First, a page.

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Energy and the 2014 election
See also: Energy and the 2014 election
An oil derrick, which sits over an oil well to support the equipment used to drill the well or place pipe down the well.
Battle lines drawn between energy and environmental groups
According to the Cook Political Report, energy and environmental advertising surged during the most recent election: "logic points to 2014 being the biggest cycle for energy/environment-related advertising, ever." Additionally, both environmental and oil and gas groups had been targeting each other for faking grassroots support in states where fracking is a looming issue, especially Colorado.
Why did this happen?
The United States is experiencing an energy boom due in large part to "fracking,” the technology also known as hydraulic fracturing, which has enabled the extraction of huge, previously untapped reservoirs of oil and natural gas. According to media reports and a new study, most Americans say they do not know anything about fracking and are uncertain whether to support or oppose it. Both sides had a lot at stake in promoting their side of the issue.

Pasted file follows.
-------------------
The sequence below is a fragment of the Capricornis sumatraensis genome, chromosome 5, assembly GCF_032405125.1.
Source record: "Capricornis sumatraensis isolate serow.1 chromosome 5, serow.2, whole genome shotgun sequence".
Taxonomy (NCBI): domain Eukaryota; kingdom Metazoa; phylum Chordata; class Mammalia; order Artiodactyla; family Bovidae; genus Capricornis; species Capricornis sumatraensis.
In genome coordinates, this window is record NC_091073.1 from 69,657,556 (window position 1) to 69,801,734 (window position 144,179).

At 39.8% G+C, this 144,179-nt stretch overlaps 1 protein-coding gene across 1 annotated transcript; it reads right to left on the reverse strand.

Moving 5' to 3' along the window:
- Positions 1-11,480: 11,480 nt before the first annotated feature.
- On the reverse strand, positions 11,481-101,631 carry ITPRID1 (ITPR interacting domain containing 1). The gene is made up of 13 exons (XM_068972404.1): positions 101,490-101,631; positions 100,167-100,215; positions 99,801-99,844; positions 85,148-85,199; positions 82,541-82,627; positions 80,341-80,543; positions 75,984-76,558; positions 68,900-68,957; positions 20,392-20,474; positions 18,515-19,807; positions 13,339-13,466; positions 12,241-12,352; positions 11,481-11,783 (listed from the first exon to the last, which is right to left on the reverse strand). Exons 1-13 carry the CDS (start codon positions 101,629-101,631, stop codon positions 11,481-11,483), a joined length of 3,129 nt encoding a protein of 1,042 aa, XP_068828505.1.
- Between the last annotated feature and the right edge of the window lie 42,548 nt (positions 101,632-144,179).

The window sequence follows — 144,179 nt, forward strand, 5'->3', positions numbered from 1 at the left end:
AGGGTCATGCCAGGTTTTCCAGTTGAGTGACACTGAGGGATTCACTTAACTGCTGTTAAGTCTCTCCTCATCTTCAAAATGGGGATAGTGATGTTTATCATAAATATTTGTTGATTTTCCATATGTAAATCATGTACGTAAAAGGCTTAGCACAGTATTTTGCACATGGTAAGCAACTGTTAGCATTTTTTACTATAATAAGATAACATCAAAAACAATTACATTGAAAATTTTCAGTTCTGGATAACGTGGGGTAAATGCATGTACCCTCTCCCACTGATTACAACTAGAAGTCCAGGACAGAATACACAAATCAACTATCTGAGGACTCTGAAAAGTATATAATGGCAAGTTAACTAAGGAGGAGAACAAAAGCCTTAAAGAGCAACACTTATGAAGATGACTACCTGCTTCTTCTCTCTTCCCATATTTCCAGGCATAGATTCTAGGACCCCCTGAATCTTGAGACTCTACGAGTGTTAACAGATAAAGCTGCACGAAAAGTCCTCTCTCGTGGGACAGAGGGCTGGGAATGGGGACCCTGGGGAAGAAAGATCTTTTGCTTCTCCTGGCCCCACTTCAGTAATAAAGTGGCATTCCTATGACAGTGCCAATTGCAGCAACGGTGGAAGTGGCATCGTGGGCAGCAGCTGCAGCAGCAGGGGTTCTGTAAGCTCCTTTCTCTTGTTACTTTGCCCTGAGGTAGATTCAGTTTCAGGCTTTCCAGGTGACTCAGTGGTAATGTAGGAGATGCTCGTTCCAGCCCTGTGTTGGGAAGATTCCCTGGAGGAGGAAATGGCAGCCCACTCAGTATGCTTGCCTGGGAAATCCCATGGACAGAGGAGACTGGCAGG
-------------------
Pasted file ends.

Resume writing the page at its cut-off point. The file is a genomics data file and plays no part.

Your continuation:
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- ↑ The Free Online Dictionary, "derrick," accessed June 27, 2014
- ↑ The Cook Political Report, "On Points: TV Advertising's Energy Boom and Other Messaging Highlights," September 23, 2014
- ↑ Huffington Post, "Colorado's First Couple of Pro-Fracking Front Groups," October 21, 2014
- ↑ The Complete Colorado, "Senate Report Highlights Colorado Nexus of Environmental Efforts, Billionaire Funds," July 30, 214
- ↑ Climate Central, "Americans Uninformed About Fracking Says New Study," accessed January 16, 2014
- ↑ Charles Davis and Katherine Hoffer, "Federalizing Energy? Agenda Change and the Politics of Fracking," accessed June 24, 2014